It’s on this infinite supply of distractions that we spend our attention. But it’s never enough. So we busy ourselves in our boredom.

Active boredom.

And we have no choice but to limit what content we consume, directing our attention to whatever’s most satisfying or worse, what’s most engagingly distracting—ignoring all else.

Welcome to the Age of Too Much.

The 8 Ways Normal People Are Turned Into True Believers

Could You Join a Cult?

I doubt you’ve ever worried about inadvertently joining a cult. “Only whack-o’s join cults,” you say, “I could never be like that …”

Of course, to be sure, who could be like that? The notion you might abandon your sense of self, adopt a doctrine of unquestionable beliefs, and in the course, cut ties with friends and family from the outside to become a card-carrying, kool-aid drinking cultist … Not gonna happen!

Because cults are for crazy people.

Except that’s not quite right. Cults make crazy people. Cults take normal people—that is, as normal as any of us are—and upend how they understand the world. They change how individuals process reality, ultimately converting well-adjusted individuals into glossy-eyed true believers.

Maybe it could happen to you.

And maybe that’s what makes cults so very terrifying.

But maybe you’re not ready to believe me, so try to see it from a different angle.  

To Exist is to Aggress

Pacifism is defined by Google as the belief that any violence, including war, is unjustifiable under any circumstances, and that all disputes should be settled by peaceful means.

But what does that mean in practice? I think many if not most of us agree: violence is to be avoided if at all possible. Except therein lay a clue: avoid violence. If the avoidance of harming others or self is the core determinant of an idea, is not the thing being avoided foundational to the concept?

How to Fix the World

The world’s got problems. Poverty, sickness, violence, crime, exploitation, and countless other bad things exist. They are not good. What more, their very existence is a red flag that something must be done. But what?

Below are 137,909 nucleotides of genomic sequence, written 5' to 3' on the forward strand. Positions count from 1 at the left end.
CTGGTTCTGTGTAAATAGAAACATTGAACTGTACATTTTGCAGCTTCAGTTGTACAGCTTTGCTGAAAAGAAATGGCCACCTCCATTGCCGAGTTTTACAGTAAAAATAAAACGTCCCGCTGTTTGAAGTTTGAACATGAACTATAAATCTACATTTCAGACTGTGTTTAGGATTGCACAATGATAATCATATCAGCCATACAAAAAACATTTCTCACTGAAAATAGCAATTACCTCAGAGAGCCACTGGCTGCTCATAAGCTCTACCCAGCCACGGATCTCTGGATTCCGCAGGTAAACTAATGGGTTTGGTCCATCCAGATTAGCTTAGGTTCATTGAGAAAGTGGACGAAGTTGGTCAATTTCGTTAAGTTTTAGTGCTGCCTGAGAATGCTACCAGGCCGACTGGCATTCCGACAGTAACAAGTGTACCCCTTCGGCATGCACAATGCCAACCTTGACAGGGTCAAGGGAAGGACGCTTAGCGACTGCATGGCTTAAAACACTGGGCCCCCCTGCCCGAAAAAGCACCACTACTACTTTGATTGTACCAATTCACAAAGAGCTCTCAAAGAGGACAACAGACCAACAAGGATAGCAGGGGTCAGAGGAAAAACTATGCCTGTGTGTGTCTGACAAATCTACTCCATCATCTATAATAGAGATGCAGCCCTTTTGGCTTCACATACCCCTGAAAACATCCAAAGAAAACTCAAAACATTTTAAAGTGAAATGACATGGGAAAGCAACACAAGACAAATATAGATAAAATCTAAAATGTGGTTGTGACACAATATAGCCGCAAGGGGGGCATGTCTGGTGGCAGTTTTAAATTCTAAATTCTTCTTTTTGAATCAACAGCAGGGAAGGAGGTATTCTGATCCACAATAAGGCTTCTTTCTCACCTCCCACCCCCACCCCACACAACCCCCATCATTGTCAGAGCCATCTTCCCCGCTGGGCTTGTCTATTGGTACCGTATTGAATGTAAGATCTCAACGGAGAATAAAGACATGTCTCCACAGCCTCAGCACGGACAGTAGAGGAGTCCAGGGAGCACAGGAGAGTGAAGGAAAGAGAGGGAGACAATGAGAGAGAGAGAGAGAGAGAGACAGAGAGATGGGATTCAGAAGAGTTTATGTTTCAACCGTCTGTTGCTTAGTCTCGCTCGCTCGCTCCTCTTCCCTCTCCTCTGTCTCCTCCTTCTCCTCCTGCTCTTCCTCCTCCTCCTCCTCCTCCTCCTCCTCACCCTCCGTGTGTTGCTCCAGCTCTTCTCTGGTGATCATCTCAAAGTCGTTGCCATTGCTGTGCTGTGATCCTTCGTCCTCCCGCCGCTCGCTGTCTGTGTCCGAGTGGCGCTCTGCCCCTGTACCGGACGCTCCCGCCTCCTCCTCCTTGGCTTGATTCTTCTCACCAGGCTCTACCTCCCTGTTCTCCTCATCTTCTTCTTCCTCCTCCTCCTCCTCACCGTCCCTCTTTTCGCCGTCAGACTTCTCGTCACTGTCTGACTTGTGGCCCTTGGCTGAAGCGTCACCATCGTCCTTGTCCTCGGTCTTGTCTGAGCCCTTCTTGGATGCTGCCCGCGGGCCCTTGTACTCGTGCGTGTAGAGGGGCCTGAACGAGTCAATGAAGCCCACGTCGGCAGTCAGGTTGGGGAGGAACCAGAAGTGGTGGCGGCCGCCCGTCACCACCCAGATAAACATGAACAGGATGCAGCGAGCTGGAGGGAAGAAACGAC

No matter your politics or philosophy, most of us would agree making the world a better place is a desireable goal. Where we all differ is in deciding what should be done to accomplish that goal.

So let’s break it down.

The Mote and the Beam

From the Sermon on the Mount comes the story of the Mote and the Beam. A refresher:

1 Judge not, that ye be not judged.
2 For with what judgment ye judge, ye shall be judged: and with what measure ye mete, it shall be measured to you again.
3 And why beholdest thou the mote that is in thy brother’s eye, but considerest not the beam that is in thine own eye?
4 Or how wilt thou say to thy brother, Let me pull out the mote out of thine eye; and, behold, a beam is in thine own eye?
5 Thou hypocrite, first cast out the beam out of thine own eye; and then shalt thou see clearly to cast out the mote out of thy brother’s eye. — Matthew 7:1-5 KJV 

I’m no Biblical scholar. That’s my dad. But what of the mote and the beam? Is it merely a store about being hesitant to judge others? Maybe. Or maybe it’s something more.

The Canary in the Coal Mine and Leaving Dysfunctional Groups

The expression “canary in a coal mine” originates from coal miners using canaries as a kind of early warning system. The miners would take the birds into the mine and periodically check-in on their status. The delicate canaries were more susceptible to gases like carbon monoxide, so if they suddenly stopped moving, miners would be alerted of dangerous air conditions.

Hence, the expression “canary in a coal mine” is an idiomatic way of talking about events that portend negative things to come.